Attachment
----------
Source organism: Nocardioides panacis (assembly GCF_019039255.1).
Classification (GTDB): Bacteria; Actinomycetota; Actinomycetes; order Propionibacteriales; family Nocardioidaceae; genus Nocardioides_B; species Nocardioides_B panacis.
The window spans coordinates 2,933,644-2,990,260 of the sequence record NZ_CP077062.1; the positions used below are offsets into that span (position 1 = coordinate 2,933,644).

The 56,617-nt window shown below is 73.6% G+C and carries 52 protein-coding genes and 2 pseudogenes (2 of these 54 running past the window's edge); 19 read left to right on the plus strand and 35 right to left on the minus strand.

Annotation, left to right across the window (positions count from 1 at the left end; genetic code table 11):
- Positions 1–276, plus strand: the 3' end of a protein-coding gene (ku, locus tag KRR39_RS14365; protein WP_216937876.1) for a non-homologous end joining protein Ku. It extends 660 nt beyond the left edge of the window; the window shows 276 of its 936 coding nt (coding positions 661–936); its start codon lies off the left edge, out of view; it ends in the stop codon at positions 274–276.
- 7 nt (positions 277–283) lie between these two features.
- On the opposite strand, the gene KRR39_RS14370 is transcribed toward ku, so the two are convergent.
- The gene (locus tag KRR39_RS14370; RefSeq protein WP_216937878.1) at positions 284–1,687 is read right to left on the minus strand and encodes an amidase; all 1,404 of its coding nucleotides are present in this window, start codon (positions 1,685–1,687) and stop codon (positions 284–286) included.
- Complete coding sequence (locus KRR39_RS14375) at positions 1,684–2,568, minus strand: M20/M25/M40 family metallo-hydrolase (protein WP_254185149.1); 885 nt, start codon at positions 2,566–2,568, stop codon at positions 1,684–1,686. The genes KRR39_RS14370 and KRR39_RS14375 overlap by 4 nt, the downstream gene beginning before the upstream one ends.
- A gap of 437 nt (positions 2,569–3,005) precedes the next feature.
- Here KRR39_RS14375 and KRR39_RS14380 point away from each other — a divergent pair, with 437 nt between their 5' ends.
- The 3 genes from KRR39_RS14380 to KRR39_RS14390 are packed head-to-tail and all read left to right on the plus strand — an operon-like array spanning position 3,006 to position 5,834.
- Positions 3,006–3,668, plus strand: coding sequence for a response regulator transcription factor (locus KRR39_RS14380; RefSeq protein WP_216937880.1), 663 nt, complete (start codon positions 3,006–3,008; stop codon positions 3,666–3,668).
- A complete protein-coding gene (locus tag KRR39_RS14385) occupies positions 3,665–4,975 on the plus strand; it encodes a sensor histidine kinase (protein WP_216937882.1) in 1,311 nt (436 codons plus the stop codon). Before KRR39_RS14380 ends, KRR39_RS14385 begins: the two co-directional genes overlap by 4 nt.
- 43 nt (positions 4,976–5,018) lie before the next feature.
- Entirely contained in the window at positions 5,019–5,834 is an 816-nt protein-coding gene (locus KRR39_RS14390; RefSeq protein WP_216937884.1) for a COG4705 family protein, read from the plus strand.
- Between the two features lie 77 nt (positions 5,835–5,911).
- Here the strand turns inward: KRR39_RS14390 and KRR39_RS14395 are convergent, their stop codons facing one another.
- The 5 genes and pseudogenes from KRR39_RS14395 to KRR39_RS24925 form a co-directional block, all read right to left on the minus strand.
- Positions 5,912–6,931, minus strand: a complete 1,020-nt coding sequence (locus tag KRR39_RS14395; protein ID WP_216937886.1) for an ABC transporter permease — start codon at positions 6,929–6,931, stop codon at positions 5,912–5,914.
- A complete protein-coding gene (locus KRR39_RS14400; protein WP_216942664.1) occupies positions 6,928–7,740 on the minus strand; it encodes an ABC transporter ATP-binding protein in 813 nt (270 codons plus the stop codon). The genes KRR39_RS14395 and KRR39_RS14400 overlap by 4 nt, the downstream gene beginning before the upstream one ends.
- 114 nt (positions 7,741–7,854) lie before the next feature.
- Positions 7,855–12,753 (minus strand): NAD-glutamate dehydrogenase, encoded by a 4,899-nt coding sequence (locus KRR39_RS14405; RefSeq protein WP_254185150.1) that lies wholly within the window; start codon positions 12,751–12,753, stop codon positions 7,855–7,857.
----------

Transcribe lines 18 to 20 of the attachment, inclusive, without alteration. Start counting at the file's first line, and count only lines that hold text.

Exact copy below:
- Between the two features lie 77 nt (positions 5,835–5,911).
- Here the strand turns inward: KRR39_RS14390 and KRR39_RS14395 are convergent, their stop codons facing one another.
- The 5 genes and pseudogenes from KRR39_RS14395 to KRR39_RS24925 form a co-directional block, all read right to left on the minus strand.